The little Cupid lov'd him for his verse, 
Thoughe lowe and tuned to an oaten reed ; 

And that he might the fitter have commerce 
With those that sung of love and lovers deed, 

Strooke (O but had Death strooke her to a herse) 
Those woundes had not been ope which freshly bleed, 

Strooke a faire maide and made her love this ladd, 

From whence his sorroAves their beginnings had. 


Long tyme she lov'd : and Cupid did soe deare 
Affect the shepheard, that he woulde not try 

A golden dart to wounde him, out of feare 
(That they might not be strooken equally) 

But turned orator ; and coming there 

Where this yong pastor did his flocks apply, 

He wooes him for the lasse sicke of his hand. 

And beggs, whoe might imperiously command. 

Shall that sweet paradise neglected lye 
(T'was soe, and had a serpent in it too). 

Shall those sweet lipps, that pitty-begging eye 
Begett noe flame, when common beautyes doe ? 

Those brests of snowe, bedds of felicitye, 
Made to inforce a man of ire to woo. 

Make nought for her ? in whose soule-melting flashes 

A salamander might consume to ashes. 

Pitty her sighes, fond swayne ! beleeve her teares ; 

What hearte of marble woulde not rend to see her 
Languish for love ? poore soule, her tender yeares 

Have flame to feed her fire, not words to free her. 
Bad orators are yonger loves and feares. 

Thus Cupid wooes, and coulde a mortall flee her ? 
But Venus coming, Cupid threwe a dart 
To make all sure, and left it in his heart. 

Thus to the winged archer Venus came, 

A\Tioe, thoughe by Nature quick ynoughe inclynde 

To all requests made by the Cyprian dame. 
She lefte noe grace of looke or worde behynde 

42 britania's pastorals. 

That might rayse up that fire which none can tame : 

Revenge, that sweet betrayer of the mynde, 
That cunning, turbulent, impatient guest, 
Which sleepes in blood, and but in death hath rest. 

Into her charyott she him quickly takes. 

And swifte as tyme, cutting the yeelding ayre, 

Her discontent she tells him, as she makes 

Towards Psyches sweet aboade a sadd repaire. 

Psyche the lady hight that nowe awakes 

Faire Venus furye ; looke, quoth she ; and there 

Beholde my griefe ; O Cupid, shutt thyne eyne. 

Or that which now is her's will soone be thyne. 

See yonder girle, quoth she, for whome my shryne 

Is lefte neglected and of all forlorne ; 
Hearke how the poets court the sacred Nyne 

To give them raptures full and highly borne 
That maye befitt a beauty soe divyne. 

And from the threshold of the rosy morne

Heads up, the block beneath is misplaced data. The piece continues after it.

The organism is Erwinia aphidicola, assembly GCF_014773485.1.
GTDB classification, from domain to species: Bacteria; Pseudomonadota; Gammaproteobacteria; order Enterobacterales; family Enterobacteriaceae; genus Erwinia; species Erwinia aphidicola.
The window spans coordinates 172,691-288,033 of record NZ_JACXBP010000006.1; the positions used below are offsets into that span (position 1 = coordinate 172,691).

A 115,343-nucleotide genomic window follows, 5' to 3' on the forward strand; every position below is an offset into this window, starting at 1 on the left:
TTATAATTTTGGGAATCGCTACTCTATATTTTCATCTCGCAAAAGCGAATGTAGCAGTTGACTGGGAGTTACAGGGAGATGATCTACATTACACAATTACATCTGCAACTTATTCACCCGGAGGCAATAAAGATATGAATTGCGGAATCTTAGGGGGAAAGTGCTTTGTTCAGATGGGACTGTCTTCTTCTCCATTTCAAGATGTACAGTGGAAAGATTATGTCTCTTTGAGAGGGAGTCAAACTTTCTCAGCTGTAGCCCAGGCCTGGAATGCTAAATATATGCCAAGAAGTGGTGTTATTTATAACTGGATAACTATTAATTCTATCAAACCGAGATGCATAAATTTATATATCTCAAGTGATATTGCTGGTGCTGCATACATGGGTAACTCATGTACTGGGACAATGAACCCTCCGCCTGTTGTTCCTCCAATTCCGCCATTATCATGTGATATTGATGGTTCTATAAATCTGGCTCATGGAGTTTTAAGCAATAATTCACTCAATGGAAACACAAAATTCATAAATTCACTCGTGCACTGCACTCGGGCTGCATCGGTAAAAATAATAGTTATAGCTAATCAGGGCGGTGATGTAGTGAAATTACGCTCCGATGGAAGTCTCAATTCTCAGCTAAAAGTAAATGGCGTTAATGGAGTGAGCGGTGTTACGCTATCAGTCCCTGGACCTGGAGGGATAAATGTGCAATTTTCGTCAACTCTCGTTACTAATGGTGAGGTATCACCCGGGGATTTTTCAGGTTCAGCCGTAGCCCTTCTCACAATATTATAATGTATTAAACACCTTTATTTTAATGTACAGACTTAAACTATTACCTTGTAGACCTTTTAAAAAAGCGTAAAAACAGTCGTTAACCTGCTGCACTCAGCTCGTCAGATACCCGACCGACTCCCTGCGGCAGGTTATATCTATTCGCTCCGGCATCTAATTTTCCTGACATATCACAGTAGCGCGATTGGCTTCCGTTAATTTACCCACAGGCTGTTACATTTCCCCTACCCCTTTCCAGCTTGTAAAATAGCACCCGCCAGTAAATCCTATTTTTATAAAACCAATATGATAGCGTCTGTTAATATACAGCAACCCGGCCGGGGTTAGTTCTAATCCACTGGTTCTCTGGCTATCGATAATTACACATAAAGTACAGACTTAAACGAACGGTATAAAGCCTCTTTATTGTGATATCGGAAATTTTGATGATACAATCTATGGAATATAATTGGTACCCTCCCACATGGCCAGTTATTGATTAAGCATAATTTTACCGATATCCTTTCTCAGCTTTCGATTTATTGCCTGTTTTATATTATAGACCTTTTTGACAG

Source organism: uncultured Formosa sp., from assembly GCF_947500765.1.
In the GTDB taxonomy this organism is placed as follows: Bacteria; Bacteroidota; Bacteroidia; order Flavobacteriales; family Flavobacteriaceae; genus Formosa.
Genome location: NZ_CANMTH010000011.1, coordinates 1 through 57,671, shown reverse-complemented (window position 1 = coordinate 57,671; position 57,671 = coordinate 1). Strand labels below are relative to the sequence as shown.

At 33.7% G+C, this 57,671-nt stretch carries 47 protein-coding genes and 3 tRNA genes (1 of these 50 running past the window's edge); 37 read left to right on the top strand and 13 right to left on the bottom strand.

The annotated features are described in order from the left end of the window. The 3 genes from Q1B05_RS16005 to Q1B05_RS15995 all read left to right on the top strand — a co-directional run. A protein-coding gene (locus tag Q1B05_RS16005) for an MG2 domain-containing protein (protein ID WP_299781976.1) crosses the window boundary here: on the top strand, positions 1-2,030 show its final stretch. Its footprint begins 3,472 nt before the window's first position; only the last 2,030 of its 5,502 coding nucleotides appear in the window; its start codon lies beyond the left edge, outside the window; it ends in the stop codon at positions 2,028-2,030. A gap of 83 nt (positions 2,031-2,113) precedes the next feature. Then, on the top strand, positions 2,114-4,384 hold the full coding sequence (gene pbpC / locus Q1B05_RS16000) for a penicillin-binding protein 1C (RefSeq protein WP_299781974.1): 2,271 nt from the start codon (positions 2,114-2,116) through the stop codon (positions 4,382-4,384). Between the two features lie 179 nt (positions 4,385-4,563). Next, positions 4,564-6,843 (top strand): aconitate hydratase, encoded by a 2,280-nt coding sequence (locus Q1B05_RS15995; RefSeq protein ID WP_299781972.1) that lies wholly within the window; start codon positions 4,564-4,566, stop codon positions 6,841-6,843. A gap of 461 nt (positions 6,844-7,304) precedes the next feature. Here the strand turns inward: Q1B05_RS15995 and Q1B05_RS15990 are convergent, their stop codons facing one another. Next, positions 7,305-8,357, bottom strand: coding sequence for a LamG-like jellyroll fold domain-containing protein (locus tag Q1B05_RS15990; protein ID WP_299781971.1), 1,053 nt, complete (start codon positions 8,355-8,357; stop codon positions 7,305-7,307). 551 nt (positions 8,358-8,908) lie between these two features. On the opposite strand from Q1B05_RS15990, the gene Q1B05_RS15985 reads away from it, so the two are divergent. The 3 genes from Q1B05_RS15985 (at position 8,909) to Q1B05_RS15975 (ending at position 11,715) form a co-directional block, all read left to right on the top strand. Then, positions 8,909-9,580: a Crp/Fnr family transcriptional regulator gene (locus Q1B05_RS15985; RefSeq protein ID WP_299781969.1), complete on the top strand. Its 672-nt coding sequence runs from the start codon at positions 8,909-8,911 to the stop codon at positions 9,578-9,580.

To Phoebus westerne inne, fill by their layes 
All hearts with love of her, all tongues with praise. 

By that maternall rightfull powre, my sonne. 

Which I have with thee, and may justly claime; 

By those golde darts which I for thee have wonne, 
By those sweet wounds they make without a mayme, 

By thy kinde fire which hath such wonders donne, 
And all faire eyes from whence thou takest ayme ; 

By these, and by this kisse, this and this other. 

Bight a wronged goddesse and revenge thy mother. 


And this waye doe it : make that glorious mayde 

Slave in affection, to a wretch as rude 
As ever yet deformitie arayde 

Or all the vices of the multitude. 
Lett him love money ! and a friend betrayde, 

ProclajTne with how much witt he is indude ; 
Lett not sweet sleepe but sicknes make his bedd ! 
And to the grave bring home her maidenhead. 

When the bless'd day calls others from their sleepe, 
And birds sweet layes rejoyce all creatures waking, 

Lett her lame husbands grones and sighing deepe 
Affright her from that rest which she is taking ! 

And (spight of all her care) when she doth weepe, 
Lett him mistrust her teares and faithes forsaking ! 

In briefe, lett her affect (thus I importune) 

One wrong' d as much as Nature coulde or Fortune. 

Thus spoke she, and a winning kisse she gave ; 

A long one, with a free and yeelding lipp, 
Unto the god ; and on the brackish wave 

(Leaving her sonne ashore) doth nimbly tripp. 
Two dolphins with a charryot richly brave 

Wayted, and with her unto Cyprus tripp ; 
The little Cupid she had lefte behinde, 
And gave him sight then when he shoulde be blynde. 

Cupid, to worke his wyles that can applye 
Himselfe, like Proteus, to what forme he list, 

Fierce as a lyon, nimble as an eye, 

As glorious as the sun, darke as a miste, 

44 britania's pastorals. 

Hiding himselfe within a ladyes eye, 

Or in a silken hayre's insnaring twist ; 
And those within whose brests he ofte doth fall, 
And feele him moste, doe knowe him leaste of all. 

The God now us'd his powre, and him addrest 
Unto a fitting stand, where he might see 

All that kinde Nature ever yet exprest 
Of colour, feature, or due symetrie : 

It seem'd heaven was come downe to make earth blest. 
Noe wonder then if there this god should be ; 

Noe ; wonder more which waye he can be driven, 

To leave this sight for those he knewe in heaven. 

Her cheekes the wonder of what eye beheld 

Begott betwixt a lilly and a rose. 
In gentle rising plaines devinely swell' d. 

Where all the graces and the loves repose. 
Nature in this peece all her workes excell'd. 

Yet shewd her selfe imperfect in the close, 
For she forgott (when she soe faire did rayse her) 
To give the world a witt might duely prayse her. 

Her sweet and ruddy lipps, full of the fjTe 

Which once Prometheus stole awaye from heaven, 

Coulde by theu' kisses rayse a like desire 
To that by which Alcides once was driven 

To fifty bedds, and in one night entyre